While nativist groups like the Americans for Legal Immigration Political Action Committee (ALIPAC) sit around teaching 80-year-old "internet fighter pilots" how to type "WHAT PART OF ILLEGAL DON"T YOU UNDERSTAND" in all caps, we're developing sophisticated strategies using online mediums they probably haven't even heard of to run laps around them.  The nativists may have numbers online but we're more internet saavy.  That is without even mentioning the fact that nativists can't elect politicians.  They can't get anyone to show up for a rally.

Just like the young people and people of color that will soon make nativist views irrelevant to politicians, we will soon make online nativist views irrelevant because of their inability to navigate emerging online mediums.

Nativism Vs. Racism

I will end with a note on the word using the word nativism in this blog post.  Several people have asked me why it is that I do this.  I define nativism as the belief that one person is better than another simply because of the country they were born into.  Nativism is inextricable from racism in that certain people of color are always seen as being from outside of the U.S.  This is illustrated by the fact that Asians and Latinos, despite hundreds of years of history in the U.S. are often asked "Where are you from?" as if they are always born into another nation.  It is why migrant rights advocates are right to call out nativists for racism. 

Still, I believe it is nativism, not racism, that migrant advocates should target.  It could be my white privilege that allows me to make this argument, so I am open to counter-arguments, but I sincerely believe this.  As I see it, nativism is the last legitimate refuge of white supremacy.  You can no longer publicly deride people of color for their race, but it is still legitimate to terrorize people for not being born into the U.S.  It's why white supremacists have latched on to migraiton as an issue, and it's why racism against Barack Obama is often tinged with hate for "illegal" immigrants.

I am not suggesting that we should cease to call out racism.  That would be wrong.  It would also be an insult to the amazing work that has been done and the hard work that still has to be done to combat racism.  I am merely suggesting that we have to make nativism illegitimate in the public sphere in the same way that racism has become illegitimate in the public sphere.  That will make us all better off. 

This means that we shouldn't only focus on pegging nativist groups for their racism, we have to make their nativism illegitimate, too.  I will bet anything that if the vast majority of U.S. citizens knew that the only migration policy solution nativists have is "attrition through enforcement", or a campaign of mass terror on millions of migrants, authorized and unauthorized, moderates would quickly swing to the pro-migrant side of the debate.

I'll leave it at that.  I know I've written a long post, but all of this activity has been inspiring.  Feel free to respond in the comments section. 

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I wrote an extremely long entry which included this bit of news, but I wanted to write a separate post to encourage people to join the facebook group.  ... Read More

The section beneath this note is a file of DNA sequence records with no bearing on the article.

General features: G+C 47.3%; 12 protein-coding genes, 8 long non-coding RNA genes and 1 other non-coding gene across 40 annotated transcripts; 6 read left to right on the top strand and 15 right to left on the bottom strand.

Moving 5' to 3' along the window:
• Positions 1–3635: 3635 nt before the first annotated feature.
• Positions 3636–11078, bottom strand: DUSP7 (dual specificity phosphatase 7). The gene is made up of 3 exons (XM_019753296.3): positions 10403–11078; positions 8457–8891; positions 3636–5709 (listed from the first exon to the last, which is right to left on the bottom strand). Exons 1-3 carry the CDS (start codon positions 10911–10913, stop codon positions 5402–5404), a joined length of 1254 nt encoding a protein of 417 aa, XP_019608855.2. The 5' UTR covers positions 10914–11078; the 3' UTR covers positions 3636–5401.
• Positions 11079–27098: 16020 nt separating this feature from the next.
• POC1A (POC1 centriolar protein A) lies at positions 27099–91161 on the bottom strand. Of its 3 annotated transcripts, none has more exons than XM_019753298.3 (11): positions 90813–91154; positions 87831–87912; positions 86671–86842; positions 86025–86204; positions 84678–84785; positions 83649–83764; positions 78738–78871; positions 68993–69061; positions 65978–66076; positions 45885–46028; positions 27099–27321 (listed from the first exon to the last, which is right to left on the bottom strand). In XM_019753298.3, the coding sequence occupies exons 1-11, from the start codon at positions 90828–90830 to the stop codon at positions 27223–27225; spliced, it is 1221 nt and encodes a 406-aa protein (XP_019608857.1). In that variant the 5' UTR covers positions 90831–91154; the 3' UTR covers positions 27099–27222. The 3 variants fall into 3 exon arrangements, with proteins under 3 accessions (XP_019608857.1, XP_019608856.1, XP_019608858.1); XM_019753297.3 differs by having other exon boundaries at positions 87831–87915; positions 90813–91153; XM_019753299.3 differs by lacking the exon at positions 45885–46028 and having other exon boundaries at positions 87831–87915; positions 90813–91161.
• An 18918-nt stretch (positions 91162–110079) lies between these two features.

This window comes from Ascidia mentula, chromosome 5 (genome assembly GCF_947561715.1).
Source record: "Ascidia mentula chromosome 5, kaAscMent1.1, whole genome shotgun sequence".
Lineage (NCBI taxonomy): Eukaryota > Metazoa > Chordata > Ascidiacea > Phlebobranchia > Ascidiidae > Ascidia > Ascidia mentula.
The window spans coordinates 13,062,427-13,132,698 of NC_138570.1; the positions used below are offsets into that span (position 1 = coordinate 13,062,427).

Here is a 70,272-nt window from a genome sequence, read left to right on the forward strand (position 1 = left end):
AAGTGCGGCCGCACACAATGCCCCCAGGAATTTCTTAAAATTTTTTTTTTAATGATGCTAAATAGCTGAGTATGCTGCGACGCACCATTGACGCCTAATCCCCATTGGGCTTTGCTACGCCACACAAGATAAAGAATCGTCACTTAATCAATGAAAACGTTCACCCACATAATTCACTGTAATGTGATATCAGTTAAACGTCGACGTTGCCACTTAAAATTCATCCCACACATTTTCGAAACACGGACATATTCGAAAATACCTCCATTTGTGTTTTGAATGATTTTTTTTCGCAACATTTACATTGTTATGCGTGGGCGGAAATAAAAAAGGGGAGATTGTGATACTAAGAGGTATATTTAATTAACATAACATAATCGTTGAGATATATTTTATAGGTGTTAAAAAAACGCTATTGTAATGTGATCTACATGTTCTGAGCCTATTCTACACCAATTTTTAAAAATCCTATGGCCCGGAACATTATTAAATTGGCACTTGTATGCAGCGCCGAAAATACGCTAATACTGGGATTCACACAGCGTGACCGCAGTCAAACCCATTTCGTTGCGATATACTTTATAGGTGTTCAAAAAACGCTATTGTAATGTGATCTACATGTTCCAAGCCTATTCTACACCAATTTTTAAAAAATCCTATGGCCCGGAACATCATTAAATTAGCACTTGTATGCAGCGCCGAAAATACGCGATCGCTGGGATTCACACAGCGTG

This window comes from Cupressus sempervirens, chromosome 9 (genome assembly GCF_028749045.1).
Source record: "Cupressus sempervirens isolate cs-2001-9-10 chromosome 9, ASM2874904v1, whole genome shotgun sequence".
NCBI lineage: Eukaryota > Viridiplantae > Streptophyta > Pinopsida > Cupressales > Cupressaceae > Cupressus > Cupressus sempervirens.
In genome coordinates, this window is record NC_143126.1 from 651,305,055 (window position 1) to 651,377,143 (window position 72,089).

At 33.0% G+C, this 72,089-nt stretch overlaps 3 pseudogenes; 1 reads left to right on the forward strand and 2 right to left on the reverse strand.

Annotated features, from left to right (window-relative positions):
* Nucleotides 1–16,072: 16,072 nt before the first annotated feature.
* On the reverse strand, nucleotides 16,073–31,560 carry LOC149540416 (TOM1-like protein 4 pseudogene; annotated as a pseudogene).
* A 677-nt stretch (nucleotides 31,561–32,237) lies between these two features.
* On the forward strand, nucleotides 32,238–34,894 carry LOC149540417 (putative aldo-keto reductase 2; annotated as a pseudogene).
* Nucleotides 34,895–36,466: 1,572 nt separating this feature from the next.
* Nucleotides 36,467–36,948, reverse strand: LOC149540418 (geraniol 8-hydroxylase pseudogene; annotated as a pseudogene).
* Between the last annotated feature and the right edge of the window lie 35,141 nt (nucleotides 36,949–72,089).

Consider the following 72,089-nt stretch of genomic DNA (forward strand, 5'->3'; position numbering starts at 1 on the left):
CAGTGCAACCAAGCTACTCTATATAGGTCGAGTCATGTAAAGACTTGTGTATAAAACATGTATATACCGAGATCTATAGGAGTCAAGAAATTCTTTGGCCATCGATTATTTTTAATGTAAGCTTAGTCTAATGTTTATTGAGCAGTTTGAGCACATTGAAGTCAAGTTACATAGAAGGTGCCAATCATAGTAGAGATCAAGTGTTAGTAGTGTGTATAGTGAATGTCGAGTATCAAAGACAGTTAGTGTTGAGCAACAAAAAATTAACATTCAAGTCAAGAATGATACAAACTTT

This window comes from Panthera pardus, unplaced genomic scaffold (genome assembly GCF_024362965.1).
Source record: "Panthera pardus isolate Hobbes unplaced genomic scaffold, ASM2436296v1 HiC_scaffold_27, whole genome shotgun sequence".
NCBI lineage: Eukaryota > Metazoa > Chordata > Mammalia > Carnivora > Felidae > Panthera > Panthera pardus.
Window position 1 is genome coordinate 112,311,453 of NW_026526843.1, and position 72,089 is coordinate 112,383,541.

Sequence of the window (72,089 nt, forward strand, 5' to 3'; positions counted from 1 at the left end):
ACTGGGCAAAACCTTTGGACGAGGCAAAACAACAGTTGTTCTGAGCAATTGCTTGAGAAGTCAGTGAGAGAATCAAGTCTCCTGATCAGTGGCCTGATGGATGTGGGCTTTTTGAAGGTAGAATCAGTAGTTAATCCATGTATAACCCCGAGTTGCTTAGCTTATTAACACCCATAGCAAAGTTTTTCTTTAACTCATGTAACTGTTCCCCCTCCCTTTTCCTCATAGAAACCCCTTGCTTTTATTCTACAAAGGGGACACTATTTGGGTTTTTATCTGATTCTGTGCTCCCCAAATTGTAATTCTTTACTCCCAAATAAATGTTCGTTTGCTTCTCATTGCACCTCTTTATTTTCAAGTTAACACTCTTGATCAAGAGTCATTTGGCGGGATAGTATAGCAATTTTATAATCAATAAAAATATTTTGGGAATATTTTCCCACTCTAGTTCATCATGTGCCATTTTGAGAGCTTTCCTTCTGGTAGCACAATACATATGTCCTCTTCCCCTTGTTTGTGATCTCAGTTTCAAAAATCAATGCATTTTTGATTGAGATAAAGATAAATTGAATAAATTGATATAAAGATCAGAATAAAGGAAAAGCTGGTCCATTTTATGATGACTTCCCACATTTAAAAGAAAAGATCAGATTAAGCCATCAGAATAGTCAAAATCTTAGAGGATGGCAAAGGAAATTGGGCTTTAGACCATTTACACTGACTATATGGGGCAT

Hugo Mejia said:

outstanding work.

cj said:

Well said, good work!. I didn't know about the facebook thing, but I am blocking their ads and telling all my friends todo the same.

Anonymous said:

First, I was moved by the video you sent out on Monday. You have to have a good heart and spirit to have been impacted by it and to share it with us. It brought me to tears.

My on-line presence too started about two years ago. I did it on myspace. For the first month I only had about 20 friends. It was discouraging. Then the leading Mexican-American comedian mentioned my site in a bulletin and I soon had hundreds of friends. I can imagine your joy when you were first linked.

I know that when I first read your blog over a year and a half ago I was more than pleased that the issues were being presented in such an intelligent and passionate manner.

I do not write anywhere near as well as you write.

My goal was to distribute information about the real issues of immigration to the youth with the hopes of motivating them to action.

I was going well until myspace decided to lock me out of my account. I made another myspace account but it was closed within weeks. Maybe it was because anti-immigration groups were paid advertisers on myspace.

Discouraged and busy with school and family I rarely blogged except an occasional site that never had any readers.

Now that I graduated I have more time and recently started to blog again. Again I write for no one but I still feel empowered. I also started another presence on myspce but it seems that kids there are more interested in dating than on politics.

I read dreamactivist and enjoy her blog. Now there are so many great bloggers out there that I cannot find time to read them all.

So, I want to thank you for your long efforts for taking up a controversial issue that is important to all of us, but vital to those who live the actual lives of modern migrants sin papeles.

My father was one of those folks.


kyledeb Author Profile Page said:

I haven't had a comment as good as this in a long while. Thanks for the message. I hope you get in touch with me outside of this so we connect.

I can't believe myspace kicked you off. Did they give you a reason? That's ridiculous.

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This page contains a single entry by kyledeb published on December 2, 2008 3:20 AM.

Support the DREAM Act On Change.Org was the previous entry in this blog.